Driving along Maryland's interstates in the spring, there is no sight as pleasant as watching fields of golden dandelions flash by.
But finding one out by the patio means weed whacking time.
"In a lot of cases, a wildflower in one spot can be considered a weed in another," said Patrick Kelly, horticulturist for Londontown Publik House and Gardens in Anne Arundel County. "The distinction is pretty much where they're growing."
We declare the black-eyed Susan the official state flower, meanwhile, irate Maryland gardeners spend many a spring morning ripping dandelions from their steel grip on the yard.
Of course, all flowers were simple wildflowers before they were cultivated, and many of today's wildflowers are gardening favorites.
"I love them," said garden designer Brenda Entwistle. "I try to use them a lot in my designs for clients."
According to Mrs. Entwistle, who has been designing gardens ** for 15 years and is a frequent volunteer at Londontown, wildflowers are not only attractive plants around the home but are also very hardy.
Patricia Alholm, public information coordinator for the National Wildflower Research Center in Texas, agreed that there are many merits to cultivating wildflowers.
"One of the greatest advantages to utilizing wildflowers around your home is you don't need to use any pesticides or fertilizers, and much much less water," she said. "They don't need it because they've adapted so well."
Wildflower varieties such as the columbine, violet, bloodroot and bluebell are garden favorites and do well in Maryland's climate.
And for those who are garden-illiterate but still appreciate the beauty of flowers, there are plenty of opportunities to see these in their natural habitat.
From highway roadsides to shady woodlands to meadows, wildflowers such as spring beauty, yarrow and bluebells are sprouting up all across the state, responding to the wet winter and spring.
"I wouldn't say we're going to be up to our armpits in wildflowers," said Mr. Kelly. "But conditions have been good this year."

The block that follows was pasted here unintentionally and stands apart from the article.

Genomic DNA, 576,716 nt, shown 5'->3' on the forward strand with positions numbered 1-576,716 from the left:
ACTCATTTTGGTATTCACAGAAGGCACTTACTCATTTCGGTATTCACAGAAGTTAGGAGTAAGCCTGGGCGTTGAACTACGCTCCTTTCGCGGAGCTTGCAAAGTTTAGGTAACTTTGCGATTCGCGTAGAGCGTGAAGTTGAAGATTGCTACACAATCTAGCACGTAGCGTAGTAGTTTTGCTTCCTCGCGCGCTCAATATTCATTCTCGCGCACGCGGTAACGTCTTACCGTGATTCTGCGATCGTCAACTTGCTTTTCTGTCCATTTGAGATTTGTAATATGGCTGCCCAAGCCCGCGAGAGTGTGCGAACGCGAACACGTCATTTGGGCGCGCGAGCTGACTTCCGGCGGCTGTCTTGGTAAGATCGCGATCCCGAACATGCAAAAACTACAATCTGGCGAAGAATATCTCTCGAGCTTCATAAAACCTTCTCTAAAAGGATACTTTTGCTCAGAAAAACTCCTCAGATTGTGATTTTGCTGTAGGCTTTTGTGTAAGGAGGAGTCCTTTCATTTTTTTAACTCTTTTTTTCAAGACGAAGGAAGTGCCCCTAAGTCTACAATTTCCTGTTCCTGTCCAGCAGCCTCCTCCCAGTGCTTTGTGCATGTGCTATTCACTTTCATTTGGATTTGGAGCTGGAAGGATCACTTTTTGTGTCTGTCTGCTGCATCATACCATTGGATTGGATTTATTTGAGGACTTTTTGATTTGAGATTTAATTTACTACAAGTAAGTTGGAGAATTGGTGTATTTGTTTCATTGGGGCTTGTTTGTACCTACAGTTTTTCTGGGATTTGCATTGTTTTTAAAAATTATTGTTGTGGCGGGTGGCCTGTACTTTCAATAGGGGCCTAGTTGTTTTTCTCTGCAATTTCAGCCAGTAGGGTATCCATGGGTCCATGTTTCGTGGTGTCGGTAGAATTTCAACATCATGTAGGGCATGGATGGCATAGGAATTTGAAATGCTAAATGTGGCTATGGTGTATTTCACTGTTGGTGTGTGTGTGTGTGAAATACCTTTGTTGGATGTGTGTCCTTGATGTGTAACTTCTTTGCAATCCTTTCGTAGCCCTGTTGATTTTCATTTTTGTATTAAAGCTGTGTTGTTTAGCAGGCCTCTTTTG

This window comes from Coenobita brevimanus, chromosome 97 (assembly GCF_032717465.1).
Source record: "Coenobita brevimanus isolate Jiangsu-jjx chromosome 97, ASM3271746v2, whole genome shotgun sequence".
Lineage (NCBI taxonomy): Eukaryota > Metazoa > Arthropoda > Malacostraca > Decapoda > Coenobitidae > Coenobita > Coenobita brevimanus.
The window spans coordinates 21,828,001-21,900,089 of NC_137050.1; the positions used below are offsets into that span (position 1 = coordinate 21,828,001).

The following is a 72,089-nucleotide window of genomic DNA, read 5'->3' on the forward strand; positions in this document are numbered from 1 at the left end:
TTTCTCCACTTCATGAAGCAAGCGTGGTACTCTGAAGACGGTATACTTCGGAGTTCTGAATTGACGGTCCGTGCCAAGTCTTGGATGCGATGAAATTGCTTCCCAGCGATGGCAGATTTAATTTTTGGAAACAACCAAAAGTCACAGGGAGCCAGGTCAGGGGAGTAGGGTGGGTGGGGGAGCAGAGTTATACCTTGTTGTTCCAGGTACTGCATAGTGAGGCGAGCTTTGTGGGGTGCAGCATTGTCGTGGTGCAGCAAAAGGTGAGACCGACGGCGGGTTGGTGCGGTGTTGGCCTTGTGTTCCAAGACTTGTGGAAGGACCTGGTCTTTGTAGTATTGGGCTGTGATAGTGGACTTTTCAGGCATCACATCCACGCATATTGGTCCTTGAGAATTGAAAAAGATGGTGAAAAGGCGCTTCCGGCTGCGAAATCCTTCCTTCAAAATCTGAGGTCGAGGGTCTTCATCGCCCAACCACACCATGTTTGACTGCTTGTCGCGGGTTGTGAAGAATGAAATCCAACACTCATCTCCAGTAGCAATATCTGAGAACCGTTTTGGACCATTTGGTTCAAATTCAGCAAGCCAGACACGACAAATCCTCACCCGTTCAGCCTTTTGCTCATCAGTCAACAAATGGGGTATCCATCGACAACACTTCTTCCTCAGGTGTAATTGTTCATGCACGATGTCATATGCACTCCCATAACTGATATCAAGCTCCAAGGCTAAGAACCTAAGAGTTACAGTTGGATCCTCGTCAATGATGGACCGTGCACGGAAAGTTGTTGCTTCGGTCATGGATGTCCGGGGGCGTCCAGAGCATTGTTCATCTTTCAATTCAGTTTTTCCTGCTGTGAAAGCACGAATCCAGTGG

Wildflowers grow in a multitude of climates. According to Peter Mazzeo, botanist for the National Arboretum in Washington, "They grow from the coast up into the mountains, in wet areas, dry areas. . . . They grow all over the state -- literally," he said.
However, while the rain will boost wildflower growth, the cool spring will probably delay blooming for a week to 10 days, said Mr. Mazzeo.
While both the Cylburn Arboretum in Baltimore and the National Arboretum have extensive wildflower collections, if you want to see them, Kathy McCarthy recommends Great Falls near Potomac where wildflowers are in abundance.
"That's the place I send everybody who wants to see wildflowers," said Ms. McCarthy, regional ecologist for the Maryland Heritage program.
Many of the state's estimated 2,200 wildflowers can be found on and along the banks of the Potomac River, she said.
Wandering along the river banks, you may spot a lavender bell-shaped flower beginning to bloom. These flowers, Virginia bluebells, can usually be found along stream banks and in areas where a river has flooded in the past but has now receded.
Dutchman's-breeches is another common flower in bloom this time of year and can also be found along the river bank and flood plains. This wildflower has several flower heads on one stalk, and its light petals resemble a pair of upside-down old-fashioned britches, similar to the garden-variety bleeding heart.
Trout lilies, similar to regular lilies but smaller, are usually found in the woods along the river. This bright yellow species of lily earned the name trout because its leaves are green with brown mottling, resembling the spotted skin of the fish.
Go for a walk through the forest and you may run into a patch of bluets just beginning to bloom. This four-petaled blue flower usually grows in dense clumps on trailsides and roadways. Spring beauty, a low-growing white flower, can also be found on the forest floor in abundance this time of year.
For Ms. Alholm, searching the countryside for blooming wildflowers is a yearly ritual and a rite of spring.
"It's just the sheer joy of them," she said. "They're part of nature's bounty. If we didn't have them, we'd miss them."